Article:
Today our delegation attended the opening of the Intersolar/SmarterE Europe 2019 conference and exhibition. Intersolar began in the 1990s and was held in Freiburg, Germany for many years until 2007, when it became so large that it moved to Munich. It is now the world’s largest renewable energy trade fair with international exhibitions in Europe, North America, South America and Asia. With the growth of the industry, Intersolar’s influence and reach has grown to incorporate several related technologies. Under the new brand SmarterE Europe, this year’s event combines four parallel conferences and exhibits including Intersolar, Electrical Energy Storage, Power2Drive, and EM Power.
The conference was opened with an address by director Florian Wessendorf who shared some record breaking data from the past year. In 2018, global investment in renewable energy totaled $332 Billion USD, and this was the fifth year in a row that investment exceeded $300B USD. 2018 was also the first year that solar capacity additions exceeded 100GW. At the same time the electric vehicle market surged with over 5.6 million electric vehicle’s now on the road. And, as the renewable energy and transportation sectors continue to intersect, the energy storage market is now expected to grow 13-fold in the next five years.
Dr. Wessendorf’s presentation was followed by a plenary panel moderated by Wallburga Hemetsberger, CEO of SolarPower Europe. The panel discussed the goal of transitioning to a future where all of the world’s energy will be provided by renewable energy. This has also been a theme in the recent German student climate advocacy campaign “Fridays for the Future”, that advocates for “Renewable Energy 24-7 by 2050”. The panel explored the three major sectors of energy consumption: Heating & Cooling, Transportation, and Electrical Power. Of those, the electrical sector is the easiest to transition to renewable energy and that transformation is already well underway. Panelists were asked to predict when they thought we might reach 100% renewable electricity. Predictions ranged from 2037 to 2050, with the average of the panel being 2040.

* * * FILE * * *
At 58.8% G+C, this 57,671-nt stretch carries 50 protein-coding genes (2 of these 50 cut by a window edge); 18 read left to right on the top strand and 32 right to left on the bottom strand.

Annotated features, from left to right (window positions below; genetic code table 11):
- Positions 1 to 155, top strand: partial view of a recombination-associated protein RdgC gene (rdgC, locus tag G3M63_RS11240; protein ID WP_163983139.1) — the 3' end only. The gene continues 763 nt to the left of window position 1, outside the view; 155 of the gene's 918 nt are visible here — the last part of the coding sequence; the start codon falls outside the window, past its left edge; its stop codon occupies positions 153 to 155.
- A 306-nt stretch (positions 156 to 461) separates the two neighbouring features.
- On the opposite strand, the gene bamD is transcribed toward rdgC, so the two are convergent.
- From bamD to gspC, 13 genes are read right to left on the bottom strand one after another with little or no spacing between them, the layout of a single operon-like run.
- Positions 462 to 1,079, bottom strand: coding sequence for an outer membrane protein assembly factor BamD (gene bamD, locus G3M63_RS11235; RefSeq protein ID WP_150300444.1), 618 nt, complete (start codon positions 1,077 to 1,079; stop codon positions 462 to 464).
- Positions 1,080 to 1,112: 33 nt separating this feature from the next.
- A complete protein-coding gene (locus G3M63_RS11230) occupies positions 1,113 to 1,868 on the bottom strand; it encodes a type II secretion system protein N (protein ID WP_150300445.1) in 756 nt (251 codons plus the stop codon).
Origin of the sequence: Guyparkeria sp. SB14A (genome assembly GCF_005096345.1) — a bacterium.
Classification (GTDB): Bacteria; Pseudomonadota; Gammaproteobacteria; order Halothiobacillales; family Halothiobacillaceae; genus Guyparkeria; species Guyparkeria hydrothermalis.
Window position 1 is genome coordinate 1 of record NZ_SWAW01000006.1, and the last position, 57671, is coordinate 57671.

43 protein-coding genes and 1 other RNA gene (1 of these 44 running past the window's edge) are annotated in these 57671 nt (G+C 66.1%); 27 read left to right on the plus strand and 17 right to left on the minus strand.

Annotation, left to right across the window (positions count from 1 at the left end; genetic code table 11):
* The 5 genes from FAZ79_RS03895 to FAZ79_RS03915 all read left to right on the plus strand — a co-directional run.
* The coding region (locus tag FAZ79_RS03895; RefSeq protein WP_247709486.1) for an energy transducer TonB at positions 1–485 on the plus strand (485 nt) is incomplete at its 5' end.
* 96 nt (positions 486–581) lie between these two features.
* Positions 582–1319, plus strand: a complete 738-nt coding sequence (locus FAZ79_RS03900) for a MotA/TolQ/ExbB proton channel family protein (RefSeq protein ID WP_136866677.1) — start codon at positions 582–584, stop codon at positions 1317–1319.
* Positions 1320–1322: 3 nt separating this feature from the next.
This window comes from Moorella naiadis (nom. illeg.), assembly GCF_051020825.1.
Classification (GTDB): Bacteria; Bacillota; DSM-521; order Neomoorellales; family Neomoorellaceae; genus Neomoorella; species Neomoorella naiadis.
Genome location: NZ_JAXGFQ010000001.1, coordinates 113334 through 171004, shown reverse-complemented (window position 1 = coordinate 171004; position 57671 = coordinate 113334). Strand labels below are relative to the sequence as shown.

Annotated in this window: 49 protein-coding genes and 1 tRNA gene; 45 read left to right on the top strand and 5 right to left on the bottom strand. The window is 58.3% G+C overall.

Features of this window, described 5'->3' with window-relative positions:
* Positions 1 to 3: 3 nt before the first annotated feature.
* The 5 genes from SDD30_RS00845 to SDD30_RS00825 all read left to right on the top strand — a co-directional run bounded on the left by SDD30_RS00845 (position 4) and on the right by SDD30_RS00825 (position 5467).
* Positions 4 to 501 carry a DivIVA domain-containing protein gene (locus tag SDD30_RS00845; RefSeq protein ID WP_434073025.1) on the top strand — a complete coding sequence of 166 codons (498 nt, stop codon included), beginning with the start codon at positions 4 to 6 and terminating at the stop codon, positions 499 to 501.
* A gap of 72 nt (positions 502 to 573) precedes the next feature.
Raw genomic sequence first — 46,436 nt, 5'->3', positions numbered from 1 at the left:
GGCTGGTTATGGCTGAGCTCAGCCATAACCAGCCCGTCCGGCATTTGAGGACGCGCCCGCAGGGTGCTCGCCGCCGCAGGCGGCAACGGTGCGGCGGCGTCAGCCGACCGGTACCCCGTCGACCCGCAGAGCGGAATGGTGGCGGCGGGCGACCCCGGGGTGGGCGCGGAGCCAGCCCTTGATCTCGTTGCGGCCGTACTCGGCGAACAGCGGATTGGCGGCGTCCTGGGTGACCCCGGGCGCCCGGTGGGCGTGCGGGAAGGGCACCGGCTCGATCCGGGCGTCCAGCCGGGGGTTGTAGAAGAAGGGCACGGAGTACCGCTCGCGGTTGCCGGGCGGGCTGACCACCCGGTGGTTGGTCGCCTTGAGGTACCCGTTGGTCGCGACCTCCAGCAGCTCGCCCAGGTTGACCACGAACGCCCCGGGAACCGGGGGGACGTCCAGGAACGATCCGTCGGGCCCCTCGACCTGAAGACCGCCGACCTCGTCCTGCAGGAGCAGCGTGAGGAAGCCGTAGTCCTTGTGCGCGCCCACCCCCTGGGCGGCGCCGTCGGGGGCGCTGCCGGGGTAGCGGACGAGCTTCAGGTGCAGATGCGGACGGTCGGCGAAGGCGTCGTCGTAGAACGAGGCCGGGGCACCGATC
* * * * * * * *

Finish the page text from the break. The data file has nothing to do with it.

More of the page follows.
Transformation of the heating and cooling sector is somewhat more difficult due to the abundance of existing buildings with poor insulation and building envelopes. On the other hand, for new construction it is actually an easily achievable goal to reach 100% renewable energy by starting with the implementation of German Passive Haus standards to dramatically shrink the building’s energy footprint, and then providing the heating and cooling needs using electricity generated from renewable sources. What is necessary are updates to policies, codes, and regulations to encourage the construction of Passiv Haus, Net-Zero, and Plus Energy buildings.
The most difficult sector to transition to renewable energy is the transportation sector, and all of the panelists indicated that the key component to realize this goal is energy storage. Given Germany’s strong industrial presence in the automotive industry, it was not surprising that this topic generated some of the most spirited discussion and numerous questions from the audience. The panel addressed many of the renewable energy and energy storage technological innovations that are poised to revolutionize the transportation sector in the next decade.
The opening presentations provided a promising glimpse of the world’s energy future. We were impressed by the Germans’ determination to address the elimination of fossil fuels through both technological advancement and policy innovation, and we are eager to learn more throughout the next two days of the conference and the exposition.